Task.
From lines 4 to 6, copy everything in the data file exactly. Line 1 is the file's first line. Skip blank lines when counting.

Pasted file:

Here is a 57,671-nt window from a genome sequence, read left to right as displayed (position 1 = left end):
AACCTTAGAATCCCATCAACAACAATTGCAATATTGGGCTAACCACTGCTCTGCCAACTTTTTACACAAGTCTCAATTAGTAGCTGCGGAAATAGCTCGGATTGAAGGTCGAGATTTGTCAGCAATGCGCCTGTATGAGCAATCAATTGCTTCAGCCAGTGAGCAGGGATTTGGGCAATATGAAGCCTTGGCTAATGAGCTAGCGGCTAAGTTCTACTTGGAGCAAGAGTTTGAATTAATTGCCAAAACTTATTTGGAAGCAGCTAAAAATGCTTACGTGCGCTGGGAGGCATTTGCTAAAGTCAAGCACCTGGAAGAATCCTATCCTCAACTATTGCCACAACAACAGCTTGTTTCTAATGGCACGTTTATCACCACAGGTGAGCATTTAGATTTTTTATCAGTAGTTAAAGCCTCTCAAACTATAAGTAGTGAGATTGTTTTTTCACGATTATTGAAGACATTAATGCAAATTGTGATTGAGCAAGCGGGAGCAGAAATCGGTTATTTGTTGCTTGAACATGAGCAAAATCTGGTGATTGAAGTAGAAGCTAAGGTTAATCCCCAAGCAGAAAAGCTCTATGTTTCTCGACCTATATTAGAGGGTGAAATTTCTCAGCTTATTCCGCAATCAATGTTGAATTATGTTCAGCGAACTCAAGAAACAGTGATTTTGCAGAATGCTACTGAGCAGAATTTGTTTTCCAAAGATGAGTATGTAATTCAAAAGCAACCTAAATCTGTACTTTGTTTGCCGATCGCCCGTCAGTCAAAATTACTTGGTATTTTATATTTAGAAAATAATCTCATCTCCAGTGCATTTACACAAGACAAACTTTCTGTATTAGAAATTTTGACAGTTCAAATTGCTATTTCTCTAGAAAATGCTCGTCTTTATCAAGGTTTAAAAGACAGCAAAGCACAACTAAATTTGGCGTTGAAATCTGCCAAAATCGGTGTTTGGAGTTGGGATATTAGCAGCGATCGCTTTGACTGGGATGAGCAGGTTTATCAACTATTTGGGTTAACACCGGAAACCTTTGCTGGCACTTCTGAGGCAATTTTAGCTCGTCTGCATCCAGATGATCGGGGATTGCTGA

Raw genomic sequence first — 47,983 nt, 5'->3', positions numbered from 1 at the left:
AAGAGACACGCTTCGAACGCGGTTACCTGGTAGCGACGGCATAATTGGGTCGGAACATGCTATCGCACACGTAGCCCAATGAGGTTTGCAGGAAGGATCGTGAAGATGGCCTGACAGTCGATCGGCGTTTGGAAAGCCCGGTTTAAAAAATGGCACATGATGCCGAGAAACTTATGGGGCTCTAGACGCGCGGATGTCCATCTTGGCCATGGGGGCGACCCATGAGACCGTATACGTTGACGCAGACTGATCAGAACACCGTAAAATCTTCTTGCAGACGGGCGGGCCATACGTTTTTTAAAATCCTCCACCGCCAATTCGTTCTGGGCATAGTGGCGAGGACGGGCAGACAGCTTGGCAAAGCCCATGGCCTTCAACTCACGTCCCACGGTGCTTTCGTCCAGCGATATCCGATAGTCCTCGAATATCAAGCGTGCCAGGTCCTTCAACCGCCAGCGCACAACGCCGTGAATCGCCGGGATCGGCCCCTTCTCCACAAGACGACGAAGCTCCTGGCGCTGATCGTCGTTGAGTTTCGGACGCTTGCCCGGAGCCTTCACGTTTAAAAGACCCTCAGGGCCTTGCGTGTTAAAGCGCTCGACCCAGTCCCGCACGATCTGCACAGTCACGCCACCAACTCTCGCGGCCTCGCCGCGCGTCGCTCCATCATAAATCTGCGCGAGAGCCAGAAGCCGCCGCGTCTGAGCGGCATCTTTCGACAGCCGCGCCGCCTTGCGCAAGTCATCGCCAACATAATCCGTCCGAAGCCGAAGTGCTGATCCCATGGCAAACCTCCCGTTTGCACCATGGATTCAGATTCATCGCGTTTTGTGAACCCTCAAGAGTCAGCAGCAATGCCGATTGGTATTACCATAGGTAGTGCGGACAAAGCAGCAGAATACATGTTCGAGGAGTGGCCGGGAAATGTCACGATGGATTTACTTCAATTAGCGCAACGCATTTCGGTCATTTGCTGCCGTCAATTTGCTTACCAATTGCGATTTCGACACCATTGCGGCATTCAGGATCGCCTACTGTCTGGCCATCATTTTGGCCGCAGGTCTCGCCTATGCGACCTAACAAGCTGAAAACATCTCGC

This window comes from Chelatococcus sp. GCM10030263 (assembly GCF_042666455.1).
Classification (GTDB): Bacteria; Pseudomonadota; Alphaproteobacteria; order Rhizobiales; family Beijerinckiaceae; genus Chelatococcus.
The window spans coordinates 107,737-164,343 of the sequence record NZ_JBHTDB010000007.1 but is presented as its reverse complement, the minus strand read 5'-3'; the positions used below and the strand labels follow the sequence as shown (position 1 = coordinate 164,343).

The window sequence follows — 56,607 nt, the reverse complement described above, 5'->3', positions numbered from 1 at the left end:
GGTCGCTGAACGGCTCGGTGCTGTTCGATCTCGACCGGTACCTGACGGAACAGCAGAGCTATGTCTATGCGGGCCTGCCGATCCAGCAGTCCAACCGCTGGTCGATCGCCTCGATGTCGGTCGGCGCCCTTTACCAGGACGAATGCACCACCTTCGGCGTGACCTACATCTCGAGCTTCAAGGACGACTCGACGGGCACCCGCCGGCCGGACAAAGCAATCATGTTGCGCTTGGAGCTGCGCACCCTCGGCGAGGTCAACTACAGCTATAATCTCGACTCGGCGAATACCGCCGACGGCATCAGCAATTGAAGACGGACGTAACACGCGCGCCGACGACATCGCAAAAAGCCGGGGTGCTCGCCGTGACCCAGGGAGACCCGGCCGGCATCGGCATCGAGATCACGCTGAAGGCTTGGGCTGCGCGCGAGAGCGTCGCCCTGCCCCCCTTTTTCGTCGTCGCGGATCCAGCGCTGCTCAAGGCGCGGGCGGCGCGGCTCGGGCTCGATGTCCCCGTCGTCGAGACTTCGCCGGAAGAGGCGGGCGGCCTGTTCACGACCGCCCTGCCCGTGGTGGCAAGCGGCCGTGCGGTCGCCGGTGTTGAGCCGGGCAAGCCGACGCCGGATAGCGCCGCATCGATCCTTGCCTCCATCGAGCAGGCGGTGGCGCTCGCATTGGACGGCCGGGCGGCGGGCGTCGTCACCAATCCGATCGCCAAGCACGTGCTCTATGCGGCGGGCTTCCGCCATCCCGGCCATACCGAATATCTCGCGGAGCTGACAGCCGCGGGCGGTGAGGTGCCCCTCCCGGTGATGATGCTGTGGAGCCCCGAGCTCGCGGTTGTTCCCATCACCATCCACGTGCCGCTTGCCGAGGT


AAGAGACACGCTTCGAACGCGGTTACCTGGTAGCGACGGCATAATTGGGTCGGAACATGCTATCGCACACGTAGCCCAATGAGGTTTGCAGGAAGGATCGTGAAGATGGCCTGACAGTCGATCGGCGTTTGGAAAGCCCGGTTTAAAAAATGGCACATGATGCCGAGAAACTTATGGGGCTCTAGACGCGCGGATGTCCATCTTGGCCATGGGGGCGACCCATGAGACCGTATACGTTGACGCAGACTGATCAGAACACCGTAAAATCTTCTTGCAGACGGGCGGGCCATACGTTTTTTAAAATCCTCCACCGCCAATTCGTTCTGGGCATAGTGGCGAGGACGGGCAGACAGCTTGGCAAAGCCCATGGCCTTCAACTCACGTCCCACGGTGCTTTCGTCCAGCGATATCCGATAGTCCTCGAATATCAAGCGTGCCAGGTCCTTCAACCGCCAGCGCACAACGCCGTGAATCGCCGGGATCGGCCCCTTCTCCACAAGACGACGAAGCTCCTGGCGCTGATCGTCGTTGAGTTTCGGACGCTTGCCCGGAGCCTTCACGTTTAAAAGACCCTCAGGGCCTTGCGTGTTAAAGCGCTCGACCCAGTCCCGCACGATCTGCACAGTCACGCCACCAACTCTCGCGGCCTCGCCGCGCGTCGCTCCATCATAAATCTGCGCGAGAGCCAGAAGCCGCCGCGTCTGAGCGGCATCTTTCGACAGCCGCGCCGCCTTGCGCAAGTCATCGCCAACATAATCCGTCCGAAGCCGAAGTGCTGATCCCATGGCAAACCTCCCGTTTGCACCATGGATTCAGATTCATCGCGTTTTGTGAACCCTCAAGAGTCAGCAGCAATGCCGATTGGTATTACCATAGGTAGTGCGGACAAAGCAGCAGAATACATGTTCGAGGAGTGGCCGGGAAATGTCACGATGGATTTACTTCAATTAGCGCAACGCATTTCGGTCATTTGCTGCCGTCAATTTGCTTACCAATTGCGATTTCGACACCATTGCGGCATTCAGGATCGCCTACTGTCTGGCCATCATTTTGGCCGCAGGTCTCGCCTATGCGACCTAACAAGCTGAAAACATCTCGC

This window comes from Chelatococcus sp. GCM10030263 (assembly GCF_042666455.1).
Classification (GTDB): Bacteria; Pseudomonadota; Alphaproteobacteria; order Rhizobiales; family Beijerinckiaceae; genus Chelatococcus.